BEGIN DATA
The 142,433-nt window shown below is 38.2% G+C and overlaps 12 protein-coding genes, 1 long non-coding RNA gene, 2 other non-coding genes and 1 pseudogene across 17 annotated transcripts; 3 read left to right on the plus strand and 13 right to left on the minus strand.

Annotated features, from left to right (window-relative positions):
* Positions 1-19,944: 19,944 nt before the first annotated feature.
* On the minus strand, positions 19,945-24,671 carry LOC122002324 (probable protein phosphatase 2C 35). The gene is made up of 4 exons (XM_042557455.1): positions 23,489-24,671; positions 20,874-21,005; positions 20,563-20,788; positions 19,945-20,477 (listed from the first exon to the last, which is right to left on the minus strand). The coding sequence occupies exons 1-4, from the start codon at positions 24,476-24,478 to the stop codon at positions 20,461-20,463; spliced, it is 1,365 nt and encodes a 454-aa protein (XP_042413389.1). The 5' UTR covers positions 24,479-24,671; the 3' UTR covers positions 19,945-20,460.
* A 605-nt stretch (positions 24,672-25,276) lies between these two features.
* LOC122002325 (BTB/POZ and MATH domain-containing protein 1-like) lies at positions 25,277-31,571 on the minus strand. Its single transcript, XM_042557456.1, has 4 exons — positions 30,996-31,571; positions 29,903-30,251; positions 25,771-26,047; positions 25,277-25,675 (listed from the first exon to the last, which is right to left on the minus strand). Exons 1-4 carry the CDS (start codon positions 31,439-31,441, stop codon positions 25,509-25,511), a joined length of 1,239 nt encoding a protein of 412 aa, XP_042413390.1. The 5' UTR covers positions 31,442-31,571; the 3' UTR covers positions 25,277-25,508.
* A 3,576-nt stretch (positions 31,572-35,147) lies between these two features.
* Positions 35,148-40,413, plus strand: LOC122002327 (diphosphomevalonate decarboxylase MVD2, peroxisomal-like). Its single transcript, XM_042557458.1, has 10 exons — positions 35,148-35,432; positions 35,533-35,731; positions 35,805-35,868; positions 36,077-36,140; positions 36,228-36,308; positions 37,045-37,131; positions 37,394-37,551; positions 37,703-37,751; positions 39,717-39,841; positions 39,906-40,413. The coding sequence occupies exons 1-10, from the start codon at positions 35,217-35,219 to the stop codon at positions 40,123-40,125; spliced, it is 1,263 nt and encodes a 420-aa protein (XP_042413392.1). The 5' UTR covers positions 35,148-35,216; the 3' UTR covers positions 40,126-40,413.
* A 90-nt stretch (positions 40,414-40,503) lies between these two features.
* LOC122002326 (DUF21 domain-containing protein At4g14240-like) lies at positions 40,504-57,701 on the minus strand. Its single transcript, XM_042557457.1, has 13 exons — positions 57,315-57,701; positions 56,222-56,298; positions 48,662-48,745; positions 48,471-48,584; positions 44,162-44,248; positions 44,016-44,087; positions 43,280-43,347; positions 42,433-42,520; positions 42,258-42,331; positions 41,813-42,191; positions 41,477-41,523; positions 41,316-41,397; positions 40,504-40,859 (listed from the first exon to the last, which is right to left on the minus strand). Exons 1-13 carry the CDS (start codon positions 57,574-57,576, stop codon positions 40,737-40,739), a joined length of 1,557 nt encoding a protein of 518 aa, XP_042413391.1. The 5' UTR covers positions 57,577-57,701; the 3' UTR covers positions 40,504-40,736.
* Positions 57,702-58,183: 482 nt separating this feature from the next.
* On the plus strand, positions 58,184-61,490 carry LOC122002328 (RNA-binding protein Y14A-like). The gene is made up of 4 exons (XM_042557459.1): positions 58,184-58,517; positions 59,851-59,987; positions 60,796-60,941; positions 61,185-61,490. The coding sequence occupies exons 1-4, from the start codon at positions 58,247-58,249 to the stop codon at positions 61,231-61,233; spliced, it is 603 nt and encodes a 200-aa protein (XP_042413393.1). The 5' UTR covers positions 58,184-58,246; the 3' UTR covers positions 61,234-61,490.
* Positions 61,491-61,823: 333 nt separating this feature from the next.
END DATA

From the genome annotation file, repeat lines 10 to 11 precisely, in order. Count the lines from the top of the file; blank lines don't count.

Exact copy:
* LOC122002326 (DUF21 domain-containing protein At4g14240-like) lies at positions 40,504-57,701 on the minus strand. Its single transcript, XM_042557457.1, has 13 exons — positions 57,315-57,701; positions 56,222-56,298; positions 48,662-48,745; positions 48,471-48,584; positions 44,162-44,248; positions 44,016-44,087; positions 43,280-43,347; positions 42,433-42,520; positions 42,258-42,331; positions 41,813-42,191; positions 41,477-41,523; positions 41,316-41,397; positions 40,504-40,859 (listed from the first exon to the last, which is right to left on the minus strand). Exons 1-13 carry the CDS (start codon positions 57,574-57,576, stop codon positions 40,737-40,739), a joined length of 1,557 nt encoding a protein of 518 aa, XP_042413391.1. The 5' UTR covers positions 57,577-57,701; the 3' UTR covers positions 40,504-40,736.
* Positions 57,702-58,183: 482 nt separating this feature from the next.